HELPING STUDENTS

NAVIGATE THE
COLLEGE PROCESS

Brighter Horizon’s mission is to support high school students in becoming the first in their family to pursue a four-year college education.

Our Mission

Brighter Horizon’s mission is to support high school students in becoming the first in their family to pursue a four-year college education. With a focus on academic achievement, mentoring, and financial need, the Organization seeks to open opportunities for underserved youth to whom a four-year degree would otherwise be inaccessible.

Our Organization fulfills this mission through a hands-on approach to college preparation, entrance testing, application processes, financial aid, and mentoring, in addition to internship and full-time employment assistance for first-generation students throughout their education.

graduation hat - scrolls

Kelsie
Brighter Horizon Scholar

Meet Kelsie

Being the first in my family to graduate from college will not only change my life, but the lives of others around me. I had to overcome many obstacles, including losing my mother. Thanks for helping me to make a difference in this world.

Did You Know?

 

41%

of African-American students are first generation students, while 61% of Latino students and 25% of white and Asian-American students belong to this demographic.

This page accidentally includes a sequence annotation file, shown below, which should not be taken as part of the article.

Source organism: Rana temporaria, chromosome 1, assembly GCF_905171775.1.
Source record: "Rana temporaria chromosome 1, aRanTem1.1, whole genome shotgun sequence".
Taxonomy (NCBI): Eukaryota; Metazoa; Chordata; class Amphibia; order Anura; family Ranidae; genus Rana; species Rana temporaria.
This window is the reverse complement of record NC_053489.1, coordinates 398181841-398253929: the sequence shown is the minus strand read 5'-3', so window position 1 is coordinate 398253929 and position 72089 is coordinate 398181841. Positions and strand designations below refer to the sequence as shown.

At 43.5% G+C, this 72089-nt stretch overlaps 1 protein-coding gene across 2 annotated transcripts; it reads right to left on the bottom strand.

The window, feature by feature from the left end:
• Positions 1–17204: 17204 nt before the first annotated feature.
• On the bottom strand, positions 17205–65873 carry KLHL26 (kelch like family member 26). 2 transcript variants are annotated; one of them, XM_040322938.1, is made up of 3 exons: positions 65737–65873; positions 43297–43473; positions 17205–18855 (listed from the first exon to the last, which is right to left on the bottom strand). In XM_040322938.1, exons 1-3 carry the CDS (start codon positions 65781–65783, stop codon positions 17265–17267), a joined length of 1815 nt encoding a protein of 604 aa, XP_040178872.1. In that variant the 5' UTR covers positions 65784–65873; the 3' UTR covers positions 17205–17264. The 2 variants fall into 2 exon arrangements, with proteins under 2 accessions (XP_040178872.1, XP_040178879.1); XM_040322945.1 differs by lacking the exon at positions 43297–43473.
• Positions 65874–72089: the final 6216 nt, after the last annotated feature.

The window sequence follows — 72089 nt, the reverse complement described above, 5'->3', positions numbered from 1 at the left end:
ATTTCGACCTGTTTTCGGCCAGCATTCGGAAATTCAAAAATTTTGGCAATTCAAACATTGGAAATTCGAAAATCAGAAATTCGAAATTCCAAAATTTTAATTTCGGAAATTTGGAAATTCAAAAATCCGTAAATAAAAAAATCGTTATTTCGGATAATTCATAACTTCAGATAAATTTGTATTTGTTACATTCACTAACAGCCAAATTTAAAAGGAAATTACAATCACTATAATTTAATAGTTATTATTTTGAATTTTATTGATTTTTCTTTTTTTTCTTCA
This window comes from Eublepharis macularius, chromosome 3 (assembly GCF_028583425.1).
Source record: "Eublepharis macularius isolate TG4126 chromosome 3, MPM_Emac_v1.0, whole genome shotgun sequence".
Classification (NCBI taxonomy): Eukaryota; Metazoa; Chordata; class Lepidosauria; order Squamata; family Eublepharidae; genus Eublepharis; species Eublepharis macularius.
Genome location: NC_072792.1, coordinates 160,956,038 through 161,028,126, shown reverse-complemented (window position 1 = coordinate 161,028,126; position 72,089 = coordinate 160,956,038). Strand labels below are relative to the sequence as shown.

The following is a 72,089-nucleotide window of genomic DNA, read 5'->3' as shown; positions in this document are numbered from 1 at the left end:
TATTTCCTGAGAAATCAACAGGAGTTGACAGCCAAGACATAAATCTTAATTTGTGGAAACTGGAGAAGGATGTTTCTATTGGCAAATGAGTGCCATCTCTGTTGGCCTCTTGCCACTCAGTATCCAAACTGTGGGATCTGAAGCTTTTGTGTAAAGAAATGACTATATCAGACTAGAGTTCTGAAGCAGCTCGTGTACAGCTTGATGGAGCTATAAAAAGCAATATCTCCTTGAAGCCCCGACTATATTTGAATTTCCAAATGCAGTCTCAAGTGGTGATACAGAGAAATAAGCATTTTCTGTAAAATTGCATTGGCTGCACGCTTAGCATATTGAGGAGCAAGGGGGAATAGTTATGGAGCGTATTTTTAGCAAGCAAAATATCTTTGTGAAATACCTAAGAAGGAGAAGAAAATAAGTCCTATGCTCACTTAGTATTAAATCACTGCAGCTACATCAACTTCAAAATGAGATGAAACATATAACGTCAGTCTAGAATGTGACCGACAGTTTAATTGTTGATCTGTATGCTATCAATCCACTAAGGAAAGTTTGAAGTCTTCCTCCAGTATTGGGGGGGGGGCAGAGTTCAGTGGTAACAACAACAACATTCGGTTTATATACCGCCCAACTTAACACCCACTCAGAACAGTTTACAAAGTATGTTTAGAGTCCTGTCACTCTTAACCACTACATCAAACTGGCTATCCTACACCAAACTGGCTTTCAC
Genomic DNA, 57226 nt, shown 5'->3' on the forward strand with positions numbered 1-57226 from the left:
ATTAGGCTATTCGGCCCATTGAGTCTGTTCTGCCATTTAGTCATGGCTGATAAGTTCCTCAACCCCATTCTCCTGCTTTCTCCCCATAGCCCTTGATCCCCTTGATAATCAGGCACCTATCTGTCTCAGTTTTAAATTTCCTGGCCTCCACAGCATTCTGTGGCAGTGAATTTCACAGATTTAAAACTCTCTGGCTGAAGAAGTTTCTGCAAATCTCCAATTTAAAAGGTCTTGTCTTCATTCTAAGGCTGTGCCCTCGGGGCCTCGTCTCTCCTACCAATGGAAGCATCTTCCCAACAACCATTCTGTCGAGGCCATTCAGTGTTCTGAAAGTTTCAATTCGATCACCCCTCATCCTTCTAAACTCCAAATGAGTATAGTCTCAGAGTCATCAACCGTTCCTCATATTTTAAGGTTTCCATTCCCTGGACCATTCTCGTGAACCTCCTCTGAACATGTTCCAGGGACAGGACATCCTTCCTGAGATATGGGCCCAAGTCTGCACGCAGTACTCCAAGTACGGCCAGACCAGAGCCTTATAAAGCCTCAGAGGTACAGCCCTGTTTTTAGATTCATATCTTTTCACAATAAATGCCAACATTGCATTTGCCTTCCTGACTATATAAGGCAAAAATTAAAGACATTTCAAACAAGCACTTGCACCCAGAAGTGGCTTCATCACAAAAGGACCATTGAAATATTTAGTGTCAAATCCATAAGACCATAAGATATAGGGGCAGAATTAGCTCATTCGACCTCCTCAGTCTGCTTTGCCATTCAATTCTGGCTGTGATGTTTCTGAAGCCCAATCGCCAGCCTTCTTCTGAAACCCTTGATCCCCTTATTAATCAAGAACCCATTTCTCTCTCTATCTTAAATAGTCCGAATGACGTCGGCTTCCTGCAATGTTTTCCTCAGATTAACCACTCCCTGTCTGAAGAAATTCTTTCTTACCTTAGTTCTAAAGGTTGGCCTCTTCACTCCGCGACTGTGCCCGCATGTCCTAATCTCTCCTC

Research shows significant differences in enrollment, degree attainment and finances for students whose parents have a bachelor’s degree or higher compared to students whose parents have little or no college experience.

 

48%

of first-generation students enrolled in just two-year schools compared to only 32% of students whose parents had at least a bachelor’s degree.

First-generation students demonstrated lower rates of college readiness in key academic areas compared to their non-first-generation peers, putting them at a higher risk of failing out of college.

 

11%

of low-income, first-generation college students will have a college degree within six years of enrolling in school compared to 55% of their peers who were not low-income or first-generation students.

First-generation students are borrowing from the federal government at increasing rates to pay for their education (from 15% in 1997 to approximately 37% in 2013).

 

 

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